Showing posts with label war and peace. Show all posts
Showing posts with label war and peace. Show all posts

1.04.2019

harry leslie smith -- rest in power, and thank you

Harry Leslie Smith, who sometimes called himself "the world's oldest rebel," died in late November 2018. I was unable to acknowledge his passing on wmtc at the time.

Smith, a writer and an activist, was a steadfast critic of neoliberal policies, especially the austerity agenda. He spoke out constantly and consistently for a more generous, more just, and more inclusive society -- in short, for the preservation of social democracy.

His obituary in The Guardian quotes him:
I am one of the last few remaining voices left from a generation of men and women who built a better society for our children and grandchildren out of the horrors of the second world war, as well as the hunger of the Great Depression.

Sadly, that world my generation helped build on a foundation of decency and fair play is being swept away by neoliberalism and the greed of the 1%, which has brought discord around the globe. Today, the western world stands at its most dangerous juncture since the 1930s.
Smith was at his most eloquent when speaking against war-for-profit and in support of peace. In 2013, he wrote "This year, I will wear a poppy for the last time". It's a brilliant and heartbreaking piece. I will print it below; I hope you will read the whole thing.

Smith gave his initials HLS new meaning with his Twitter name, @harryslaststand. Last year, Smith tweeted this. Then as now, it brings tears to my eyes. An incredible honour, and something that helped me through the ordeal.


This year, I will wear a poppy for the last time
Harry Leslie Smith

I will remember friends and comrades in private next year, as the solemnity of remembrance has been twisted into a justification for conflict

Over the last 10 years the sepia tone of November has become blood-soaked with paper poppies festooning the lapels of our politicians, newsreaders and business leaders. The most fortunate in our society have turned the solemnity of remembrance for fallen soldiers in ancient wars into a justification for our most recent armed conflicts. The American civil war's General Sherman once said that "war is hell", but unfortunately today's politicians in Britain use past wars to bolster our flagging belief in national austerity or to compel us to surrender our rights as citizens, in the name of the public good.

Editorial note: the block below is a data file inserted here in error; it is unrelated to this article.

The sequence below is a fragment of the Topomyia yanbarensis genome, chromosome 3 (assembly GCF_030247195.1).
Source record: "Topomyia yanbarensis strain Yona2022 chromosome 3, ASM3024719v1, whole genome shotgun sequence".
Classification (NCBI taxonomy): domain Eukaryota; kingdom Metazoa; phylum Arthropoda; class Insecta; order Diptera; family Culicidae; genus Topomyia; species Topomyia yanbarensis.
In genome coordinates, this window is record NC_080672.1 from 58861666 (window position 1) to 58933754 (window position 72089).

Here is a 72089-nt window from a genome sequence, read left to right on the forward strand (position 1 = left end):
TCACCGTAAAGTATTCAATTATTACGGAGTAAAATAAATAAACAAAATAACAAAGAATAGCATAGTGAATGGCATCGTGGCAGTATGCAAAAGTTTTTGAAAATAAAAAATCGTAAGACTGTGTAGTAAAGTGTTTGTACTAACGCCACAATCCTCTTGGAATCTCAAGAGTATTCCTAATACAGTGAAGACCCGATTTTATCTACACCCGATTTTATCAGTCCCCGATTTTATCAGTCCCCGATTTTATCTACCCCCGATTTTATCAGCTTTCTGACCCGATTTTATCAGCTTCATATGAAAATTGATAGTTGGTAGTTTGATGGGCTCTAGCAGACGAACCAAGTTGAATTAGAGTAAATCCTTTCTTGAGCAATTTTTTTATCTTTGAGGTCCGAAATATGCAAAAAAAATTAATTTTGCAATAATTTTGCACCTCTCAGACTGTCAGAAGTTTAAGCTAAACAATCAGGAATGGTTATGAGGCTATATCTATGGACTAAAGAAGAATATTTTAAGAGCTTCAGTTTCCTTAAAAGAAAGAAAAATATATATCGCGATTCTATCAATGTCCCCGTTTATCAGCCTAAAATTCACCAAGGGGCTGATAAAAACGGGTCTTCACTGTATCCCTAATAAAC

Still, this year I shall wear the poppy as I have done for many years. I wear it because I am from that last generation who remember a war that encompassed the entire world. I wear the poppy because I can recall when Britain was actually threatened with a real invasion and how its citizens stood at the ready to defend her shores. But most importantly, I wear the poppy to commemorate those of my childhood friends and comrades who did not survive the second world war and those who came home physically and emotionally wounded from horrific battles that no poet or journalist could describe.

However, I am afraid it will be the last time that I will bear witness to those soldiers, airmen and sailors who are no more, at my local cenotaph. From now on, I will lament their passing in private because my despair is for those who live in this present world. I will no longer allow my obligation as a veteran to remember those who died in the great wars to be co-opted by current or former politicians to justify our folly in Iraq, our morally dubious war on terror and our elimination of one's right to privacy.

Come 2014 when the government marks the beginning of the first world war with quotes from Rupert Brooke, Rudyard Kipling and other great jingoists from our past empire, I will declare myself a conscientious objector. We must remember that the historical past of this country is not like an episode of Downton Abbey where the rich are portrayed as thoughtful, benevolent masters to poor folk who need the guiding hand of the ruling classes to live a proper life.

I can tell you it didn't happen that way because I was born nine years after the first world war began. I can attest that life for most people was spent in abject poverty where one laboured under brutal working conditions for little pay and lived in houses not fit to kennel a dog today. We must remember that the war was fought by the working classes who comprised 80% of Britain's population in 1913.